With unexpected speed and deftness Mr Scumble cupped a calloused hand round my neck and dragged my eyes down to his level. 'I'll cross more than your fucking wires' He hissed into my nose. 'You've got two minutes!'

I scurried into the office, found the fax and was docilely waiting when he re-entered wheeling a 'V' unit, the sort of thing found in discount stores for displaying posters of hot-rods, air-brush-enhanced scantily clad women holding kittens, and reproductions of popular Impressionists. He tapped tiny feet impatiently while I flicked through the contents. Snow-clad mountains with ten-point stags strutting disdainfully behind fir trees; weeping-willow-encircled lakes on which floated coy coveys of swans; herds of cattle wandering along dusty tracks past log cabins nestling among the gum-trees. He even had my all time favourite, two androgynous kids dressed in patches and rags, eyes the size of saucers in unblemished faces, sitting beside a dew-spangled flower on recently swept steps, gazing up with the spurious innocence of youth.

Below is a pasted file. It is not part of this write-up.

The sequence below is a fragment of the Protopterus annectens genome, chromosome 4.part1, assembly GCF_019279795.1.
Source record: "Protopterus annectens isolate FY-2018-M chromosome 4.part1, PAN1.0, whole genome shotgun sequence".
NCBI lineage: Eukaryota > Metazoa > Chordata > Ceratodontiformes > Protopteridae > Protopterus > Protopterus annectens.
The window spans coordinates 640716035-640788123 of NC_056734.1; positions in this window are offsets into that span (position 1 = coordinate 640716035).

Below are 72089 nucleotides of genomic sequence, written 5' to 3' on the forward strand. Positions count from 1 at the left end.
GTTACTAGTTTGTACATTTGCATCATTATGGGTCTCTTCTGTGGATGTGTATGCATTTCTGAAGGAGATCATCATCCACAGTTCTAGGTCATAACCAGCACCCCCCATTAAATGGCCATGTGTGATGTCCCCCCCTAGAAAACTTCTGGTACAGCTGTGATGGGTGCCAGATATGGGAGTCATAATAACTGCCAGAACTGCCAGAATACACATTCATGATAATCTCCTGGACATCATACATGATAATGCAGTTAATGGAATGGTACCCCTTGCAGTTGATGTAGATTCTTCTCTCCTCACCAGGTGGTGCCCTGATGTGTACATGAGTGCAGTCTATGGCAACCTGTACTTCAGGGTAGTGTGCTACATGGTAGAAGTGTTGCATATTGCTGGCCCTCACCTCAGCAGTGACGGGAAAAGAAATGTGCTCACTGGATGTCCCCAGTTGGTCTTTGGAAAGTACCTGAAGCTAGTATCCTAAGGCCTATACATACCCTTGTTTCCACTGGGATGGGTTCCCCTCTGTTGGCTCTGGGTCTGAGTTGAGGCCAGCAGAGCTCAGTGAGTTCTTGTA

They had been hand-painted to the same extent that modern electrical appliances are hand made. Hundreds of prepared boards bearing outlines of a scene, move past on an assembly line. One person does all the green, the next the yellows, the next reds, blues and so on till complete and as near identical as possible. Similar kitsch crap used to be touted up and down the coast by impecunious students. They belonged in Conias Jackson's Arte Bizarre - not in my gallery!